AMX Takes a Step Away From the Walled Garden
However, if you sit still and do nothing you will lose your role as eventually the needs and requirements of customers will only be solved by learning these programming languages. So, traditional AV programmers need to quickly learn one of these two programming languages so they can “talk the talk” with their IT colleagues.
Being able to code our systems with the same programming language that the rest of the IT world uses is an enormous increase in the services we will be able to provide our customers. It will allow us to tie into all the ERP systems that our organizations have, including scheduling software, employee information, working hours, etc. It will also allow us to feedback information to these systems, and to provide all types of information on how and when spaces are used. Our IT colleagues will feel much more comfortable and helpful knowing they will understand the programming (and inherent security concerns) that come with doing this work. Previously, we have been asking them to trust systems that they have no clue about. Their willingness to do that has been mixed.
I am anxious to see how AMX continues to move forward with this push. I don’t have access to all the private conversations and financial data of the company, but certainly the general consensus has been that AMX has faded away from being one of the major players in the industry — despite being backed by an enormous parent company. This AV/IT push could be a re-thinking of a strategy in order to get back into the conversation. The interview (referenced above) sounds like AMX may be thinking that way, but Burch hedges by saying, “The downside to opening the walled garden is you can’t control how people use your product and you may lose some share of pocket if you don’t keep people buying your other products and make it too easy for them to go and get a competitive product.”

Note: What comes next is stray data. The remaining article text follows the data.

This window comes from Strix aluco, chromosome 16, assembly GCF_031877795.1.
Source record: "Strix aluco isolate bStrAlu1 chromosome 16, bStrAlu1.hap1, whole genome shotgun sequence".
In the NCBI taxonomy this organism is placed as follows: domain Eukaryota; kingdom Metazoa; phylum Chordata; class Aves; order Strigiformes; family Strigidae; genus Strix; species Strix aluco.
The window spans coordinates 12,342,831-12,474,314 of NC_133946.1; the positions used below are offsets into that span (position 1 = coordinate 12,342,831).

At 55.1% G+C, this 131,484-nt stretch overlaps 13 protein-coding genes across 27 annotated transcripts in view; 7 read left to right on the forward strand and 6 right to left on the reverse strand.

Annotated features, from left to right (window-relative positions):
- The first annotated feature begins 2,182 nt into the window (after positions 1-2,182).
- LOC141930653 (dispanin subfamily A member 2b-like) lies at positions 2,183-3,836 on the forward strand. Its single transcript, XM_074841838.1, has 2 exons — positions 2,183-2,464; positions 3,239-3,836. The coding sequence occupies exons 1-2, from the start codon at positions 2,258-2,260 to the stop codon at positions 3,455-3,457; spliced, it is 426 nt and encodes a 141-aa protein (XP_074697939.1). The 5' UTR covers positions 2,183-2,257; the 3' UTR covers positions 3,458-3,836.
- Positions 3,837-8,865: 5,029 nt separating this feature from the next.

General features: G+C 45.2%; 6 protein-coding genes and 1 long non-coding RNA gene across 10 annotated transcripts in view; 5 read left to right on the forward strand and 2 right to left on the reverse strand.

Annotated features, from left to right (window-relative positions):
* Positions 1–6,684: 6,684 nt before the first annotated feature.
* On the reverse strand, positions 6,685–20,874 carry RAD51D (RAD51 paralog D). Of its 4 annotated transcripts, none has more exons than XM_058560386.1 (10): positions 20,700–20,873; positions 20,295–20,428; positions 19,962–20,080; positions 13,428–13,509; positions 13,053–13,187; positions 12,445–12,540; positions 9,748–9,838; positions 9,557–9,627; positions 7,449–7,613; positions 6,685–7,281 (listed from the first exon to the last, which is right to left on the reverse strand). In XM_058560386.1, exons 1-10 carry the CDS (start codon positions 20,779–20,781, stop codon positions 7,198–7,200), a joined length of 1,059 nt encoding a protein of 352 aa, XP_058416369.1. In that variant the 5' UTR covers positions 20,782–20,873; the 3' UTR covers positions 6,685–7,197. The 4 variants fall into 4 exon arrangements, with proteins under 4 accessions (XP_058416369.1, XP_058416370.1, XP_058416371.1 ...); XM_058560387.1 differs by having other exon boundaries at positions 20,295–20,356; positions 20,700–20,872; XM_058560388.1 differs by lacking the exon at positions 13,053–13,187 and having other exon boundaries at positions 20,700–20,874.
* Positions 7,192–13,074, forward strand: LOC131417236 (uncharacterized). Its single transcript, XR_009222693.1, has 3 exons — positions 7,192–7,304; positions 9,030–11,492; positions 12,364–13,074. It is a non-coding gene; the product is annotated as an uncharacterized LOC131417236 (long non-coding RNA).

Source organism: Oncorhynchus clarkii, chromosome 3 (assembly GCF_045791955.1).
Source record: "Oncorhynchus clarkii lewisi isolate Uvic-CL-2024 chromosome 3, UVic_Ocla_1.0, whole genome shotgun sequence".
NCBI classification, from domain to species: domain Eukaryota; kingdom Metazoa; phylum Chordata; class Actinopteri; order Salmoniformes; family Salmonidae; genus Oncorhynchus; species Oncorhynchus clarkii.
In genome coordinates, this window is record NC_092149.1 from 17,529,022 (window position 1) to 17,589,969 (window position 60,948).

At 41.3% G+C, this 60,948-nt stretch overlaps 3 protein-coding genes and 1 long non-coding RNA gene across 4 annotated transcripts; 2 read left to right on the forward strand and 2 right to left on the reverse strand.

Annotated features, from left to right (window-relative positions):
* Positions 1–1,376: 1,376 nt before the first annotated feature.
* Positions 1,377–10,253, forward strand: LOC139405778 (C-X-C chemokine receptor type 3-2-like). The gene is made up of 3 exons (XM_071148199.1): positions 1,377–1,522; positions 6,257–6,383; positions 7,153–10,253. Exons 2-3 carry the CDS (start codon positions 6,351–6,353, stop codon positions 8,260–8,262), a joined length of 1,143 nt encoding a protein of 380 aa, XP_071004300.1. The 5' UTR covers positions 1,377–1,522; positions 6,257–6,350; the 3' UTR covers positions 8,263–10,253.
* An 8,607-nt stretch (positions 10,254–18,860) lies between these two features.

The point Burch brought up, along with quality control, is why so many companies (I am looking at you, Apple) force their customers into the walled garden. But I hope that AMX stays on this course and continues to put out more products that allow for programming with standard languages. I believe that this would be a brilliant strategic move by a company. It is likely something that only a company that is in a position like AMX could do, due to the current state of its market share. While other companies are marketing and developing to maintain customers, AMX is largely in a position where it wants to bring in new customers. What could really go wrong for AMX at this point? If this is a new strategic direction that proves successful, I expect many more will follow.